In the history of the peoples’ self-determination right, the historians gave an important role to the Hungarian revolutionary Lajos Kossuth (1802-1894). He was a politician, statesman and Governor-President of the Kingdom of Hungary during the revolution of 1848–49, very talented in oratory in political debates and public speeches.

After the revolution, he sought refuge in the Ottoman Empire, then in Great Britain and in the United States. Starting with the 23-rd of October 1851 he spent three weeks in England where he held several public speeches, attracting the sympathy of the English through his oratorical skills.

In London he held a speech on the 3-rd of November 1851 at the Trades Unions at Copenhagen Fields in Islington. Estimates vary between 25.000 and 100.000 participants. On this occasion he proclaimed that every nation has a sovereign right to self-determination:

”In my opinion, the form of Government may be different in different countries, according to their circumstances, their wishes, their wants…. But the fact of England being a monarchy cannot be sufficient reason for her to hate and discredit republican forms of government in other countries … On the other side, to the United States of America … their republicanism gives no sufficient reason to hate and discredit monarchical government in England. It entirely belongs to the right of every nation to dispose of its domestic concerns. Therefore I claim for my own country also, that England, seeing from our past that our case is just, should profess the sovereign right of every nation to dispose of itself, and should allow no power whatever to interfere with our domestic matters…”

From Great Britain he left for the United States where he arrived on the 6-th of December 1851 in New York. On the 11-th of December he held a speech during a corporation dinner, where he reiterated the right of self-determination of all peoples as it was a part of a common public law of nations:

The sovereign right of every nation to rule over itself, to alter its own institutions, to change the form of its government, is a common public law of nations, common to all, and, therefore, put under the common guarantee of all. This sovereign right of every nation to dispose of itself, you, the people of the United States must recognize; for it is the common law of mankind, in which, because it is such, every nation is equally interested. You must recognize it, secondly, because the very existence of your great republic, as also the independence of every nation, rests upon this ground. If that sovereign right of nations were no common public law of mankind, then your own independence would be no matter of right, but matter of fact, which might be subject, for all future time, to all sorts of changes from foreign conspiracy and violence… Now, gentlemen, if these be principles of common law, of that law which God has given to every nation of humanity – if to organize itself is the common lawful right of every nation; then the interference with this common law of all humanity, the violent act of hindering, by armed forces, a nation from exercising that sovereign right, must be considered as a violation of that common public law of all humanity, is, by God himself, placed under the safeguard of all humanity; for it is God himself who commands us to love our neighbours as we love ourselves, and to do towards others as we desire others to do towards us.”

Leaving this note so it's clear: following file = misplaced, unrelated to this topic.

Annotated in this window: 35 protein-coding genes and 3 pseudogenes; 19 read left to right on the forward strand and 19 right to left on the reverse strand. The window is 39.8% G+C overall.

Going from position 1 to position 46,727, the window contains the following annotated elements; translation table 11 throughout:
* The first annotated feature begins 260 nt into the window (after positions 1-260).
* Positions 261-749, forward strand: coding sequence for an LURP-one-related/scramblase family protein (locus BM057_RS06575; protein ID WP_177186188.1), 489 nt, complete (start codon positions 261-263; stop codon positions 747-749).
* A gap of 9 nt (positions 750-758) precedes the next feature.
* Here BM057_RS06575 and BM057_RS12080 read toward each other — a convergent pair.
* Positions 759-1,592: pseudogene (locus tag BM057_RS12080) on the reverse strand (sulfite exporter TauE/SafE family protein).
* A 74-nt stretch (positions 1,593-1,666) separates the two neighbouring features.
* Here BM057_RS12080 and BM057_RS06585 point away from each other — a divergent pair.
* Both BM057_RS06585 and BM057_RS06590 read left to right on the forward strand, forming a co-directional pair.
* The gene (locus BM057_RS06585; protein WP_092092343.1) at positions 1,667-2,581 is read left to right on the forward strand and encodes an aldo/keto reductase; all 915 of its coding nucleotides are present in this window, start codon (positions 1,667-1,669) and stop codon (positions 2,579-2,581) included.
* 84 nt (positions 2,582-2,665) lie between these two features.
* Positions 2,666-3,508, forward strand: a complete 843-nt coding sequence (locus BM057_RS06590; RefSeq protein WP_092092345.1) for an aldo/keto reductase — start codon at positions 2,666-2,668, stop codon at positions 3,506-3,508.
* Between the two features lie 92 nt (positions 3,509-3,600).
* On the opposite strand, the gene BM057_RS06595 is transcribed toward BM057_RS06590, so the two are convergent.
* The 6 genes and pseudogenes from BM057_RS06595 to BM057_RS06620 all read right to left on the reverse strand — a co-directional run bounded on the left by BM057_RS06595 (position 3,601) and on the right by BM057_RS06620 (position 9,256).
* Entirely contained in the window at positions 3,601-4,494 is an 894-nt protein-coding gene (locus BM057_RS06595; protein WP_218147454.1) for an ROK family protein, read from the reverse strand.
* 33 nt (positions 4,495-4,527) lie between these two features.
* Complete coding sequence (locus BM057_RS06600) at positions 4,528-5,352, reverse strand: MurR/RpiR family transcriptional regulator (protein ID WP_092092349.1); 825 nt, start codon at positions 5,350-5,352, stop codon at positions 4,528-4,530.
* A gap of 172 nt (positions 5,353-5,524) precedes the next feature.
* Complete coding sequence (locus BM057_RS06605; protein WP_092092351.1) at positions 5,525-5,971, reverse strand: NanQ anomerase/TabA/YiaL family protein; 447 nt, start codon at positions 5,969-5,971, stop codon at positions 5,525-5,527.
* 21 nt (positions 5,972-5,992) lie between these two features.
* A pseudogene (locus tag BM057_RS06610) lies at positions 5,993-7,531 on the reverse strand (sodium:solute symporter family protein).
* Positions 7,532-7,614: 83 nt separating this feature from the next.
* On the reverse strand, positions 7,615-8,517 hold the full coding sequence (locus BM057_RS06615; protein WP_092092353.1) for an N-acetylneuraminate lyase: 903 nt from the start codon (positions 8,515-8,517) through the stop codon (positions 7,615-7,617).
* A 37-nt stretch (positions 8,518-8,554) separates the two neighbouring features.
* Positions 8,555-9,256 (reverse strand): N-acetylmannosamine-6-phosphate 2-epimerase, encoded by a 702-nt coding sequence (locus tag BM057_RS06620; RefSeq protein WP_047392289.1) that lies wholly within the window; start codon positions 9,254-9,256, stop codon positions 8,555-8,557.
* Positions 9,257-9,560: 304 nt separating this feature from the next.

During his voyage in the States which lasted until July of 1852, he met with several politicians and journalists. His influence was due to his large impact in contemporary media brought by his oratorical skills, but also by the publication of his speeches in the United States, which assured a wide circulation of his ideas.

His desire that the people of the United States would recognize the sovereign right to self-determination of all nations was made a reality by Woodrow Wilson’s declaration on the 8-th of January 1918, which opened the way for all the peoples of the Austro-Hungarian Empire to decide their own fates: Romanians, Slovaks, Serbians, Croats, Czechs, Slovenes, Austrians and Hungarians.

Selected bibliography:

Select speeches of Kossuth condensed and abridged, with Kossuth’s express sanction, by Francis W. Newman, New York, C.S. Francis & Co., 1854.

Hungary and Kossuth: or, an America Exposition of the late Hungarian Revolution, by Rev. B.F. Tefft, D.D., Philadelphia, 1852.

Jörg Fisch, A History of the Self-Determination of Peoples: The Domestication of an Illusion, Cambridge University Press, 2015, p. 117-118.